D. Community Water Partnership in Mali

50,000 people have improved access to clean water for household and irrigation use around the capital city of Bamako, as well as the water scarce Segou and Mopti regions. Another 150,000 people will benefit from job creation, education, and environmental awareness. This program builds on a partnership between USAID/Washington, USAID/Mali, the Global Environment and Technology Foundation, a local Coca-Cola bottler, local civil society groups, and community and government stakeholders.

E. Groundwater Exploration and Sustainable Use in Sudan

Significant progress has been made in addressing basic potable water and sanitation needs in the three states of Darfur since USAID's Office of Foreign Disaster Assistance (OFDA) first sent out Disaster Assistance and Response Teams in 2004. However, lack of knowledge of water resources in the region have significant impacts on the ability to plan, organize, and implement an effective potable water strategy for the region in response to the current humanitarian crisis and future development activities. OFDA provided funding for a groundwater exploration project to provide a better understanding of the aquifer potential in Darfur. The U.S. Geological Survey, Radar Technologies France, and UNESCO worked together to produce potential water drilling site maps and a drilling manual. Staff from non-governmental organizations, UNESCO, and UNICEF were trained on the use of these products. UNICEF has already begun using these maps to help provide water to internally displaced people.

F. Climate and Forecasting Training for Meteorologist and Hydrologists from Developing Countries

With support from USAID, 38 meteorologists from Africa, South America, Central America and the Caribbean received advance training to improve forecasting and climate prediction skills. They did this while working at special regional training desks at the National Oceanic and Atmospheric Administration's National Center for Environmental Prediction as part of the World Meteorological Organization's Voluntary Cooperation Program. This program supports capacity building activities in developing countries, with a focus on enhancing the collection, processing, and exchange of weather data, and improving their prediction of and preparation for severe weather events. Water management is greatly improved with the availability of timely and reliable forecasts.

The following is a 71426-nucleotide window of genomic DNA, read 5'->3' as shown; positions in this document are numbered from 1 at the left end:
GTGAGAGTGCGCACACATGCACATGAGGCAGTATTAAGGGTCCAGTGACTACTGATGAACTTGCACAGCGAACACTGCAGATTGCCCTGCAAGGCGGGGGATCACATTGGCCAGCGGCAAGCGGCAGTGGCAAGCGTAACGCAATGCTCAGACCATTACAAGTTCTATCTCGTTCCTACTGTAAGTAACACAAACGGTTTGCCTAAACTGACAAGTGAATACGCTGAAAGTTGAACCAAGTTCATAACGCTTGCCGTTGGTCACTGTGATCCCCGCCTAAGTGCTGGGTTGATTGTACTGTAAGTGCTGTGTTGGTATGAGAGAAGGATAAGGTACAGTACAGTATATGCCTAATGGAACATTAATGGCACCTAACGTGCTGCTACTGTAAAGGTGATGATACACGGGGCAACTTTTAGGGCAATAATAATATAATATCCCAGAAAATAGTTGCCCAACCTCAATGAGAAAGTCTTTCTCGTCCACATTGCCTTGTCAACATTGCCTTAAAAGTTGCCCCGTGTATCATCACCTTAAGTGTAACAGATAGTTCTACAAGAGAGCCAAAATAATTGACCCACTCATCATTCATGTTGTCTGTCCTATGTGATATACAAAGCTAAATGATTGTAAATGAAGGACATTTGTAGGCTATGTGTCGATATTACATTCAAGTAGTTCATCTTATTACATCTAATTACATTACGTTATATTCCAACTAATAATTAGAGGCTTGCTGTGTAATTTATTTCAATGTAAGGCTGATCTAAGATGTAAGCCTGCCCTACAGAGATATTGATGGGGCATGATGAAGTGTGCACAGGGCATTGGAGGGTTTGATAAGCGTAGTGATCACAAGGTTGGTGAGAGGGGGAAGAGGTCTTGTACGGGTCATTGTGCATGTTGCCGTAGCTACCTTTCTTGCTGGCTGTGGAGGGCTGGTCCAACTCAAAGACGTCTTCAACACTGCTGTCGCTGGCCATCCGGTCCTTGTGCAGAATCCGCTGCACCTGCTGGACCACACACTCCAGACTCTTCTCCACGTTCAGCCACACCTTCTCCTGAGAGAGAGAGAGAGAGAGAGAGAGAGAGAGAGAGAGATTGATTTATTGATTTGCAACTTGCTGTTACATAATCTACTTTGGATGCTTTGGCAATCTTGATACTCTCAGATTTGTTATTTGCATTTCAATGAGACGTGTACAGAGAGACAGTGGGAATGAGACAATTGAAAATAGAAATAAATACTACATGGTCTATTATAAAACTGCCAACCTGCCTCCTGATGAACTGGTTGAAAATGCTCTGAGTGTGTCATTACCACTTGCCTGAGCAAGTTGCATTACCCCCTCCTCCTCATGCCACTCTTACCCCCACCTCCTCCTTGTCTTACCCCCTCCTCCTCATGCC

G. Water Policy Program in Lebanon

The USAID-funded Lebanon Water Policy Program (LWPP) improved the level of water supply to more than 120,000 households. Executed by Development Alternatives, Inc. (DAI), it procured and installed 86 production and zone meters in South Lebanon to improve water monitoring techniques and reduce water losses. This was part of a program aimed to help the South Lebanon Water Establishment reduce water losses from the current rate of 50 percent to 20 percent within five years.

H. Water for All in India

In the state of Maharashtra, USAID worked with the Pune Municipal Commissioner and the Additional City Engineer for Water and Sewerage to finalize a work plan for implementation of an engineering and management upgrade of the water distribution system in order to provide continuous water supply to a pilot portion of the city. This activity aims to reintroduce metered water service in order to support system upgrades from a currently intermittent supply to a continuous, pressurized service. The system upgrade will provide improved services to slum residents who currently rely on public standpipes. Management incentives will be introduced in the Municipal Water Supply and Sewerage Department to encourage efficient system operations and sustainability.

3.2 U.S. Agency for International Development

Box 3.3: 22 Million Served Since 1975 in Egypt

In 2006, USAID/Egypt concluded its long-standing program in water and wastewater. Since 1975, over 22 million people have benefited from improved water and wastewater systems. USAID has provided potable water to isolated villages as well as improving the reliability and sustainability of water and wastewater services in nine governorates (Cairo, Alexandria, Aswan, Luxor, South Sinai, Daqahliya, Beni Suef, Fayoum, and Minya) and three Suez Canal cities (Port Said, Ismalia, and Suez). The systems have ranged from large-scale water and wastewater treatment facilities to smaller potable water supply plants, including collection/treatment systems, force mains, public stations and sewage collection systems. USAID has also helped improve water utilities customer service, cost recovery, revenue generation, and full operational sustainability; brought affordable water distribution networks into villages and installed water connections and sanitation equipment in households; spread hygiene awareness in rural communities through a volunteer trainer network; and enhanced private sector participation by providing partial guarantees for commercial bank loans to private sector companies.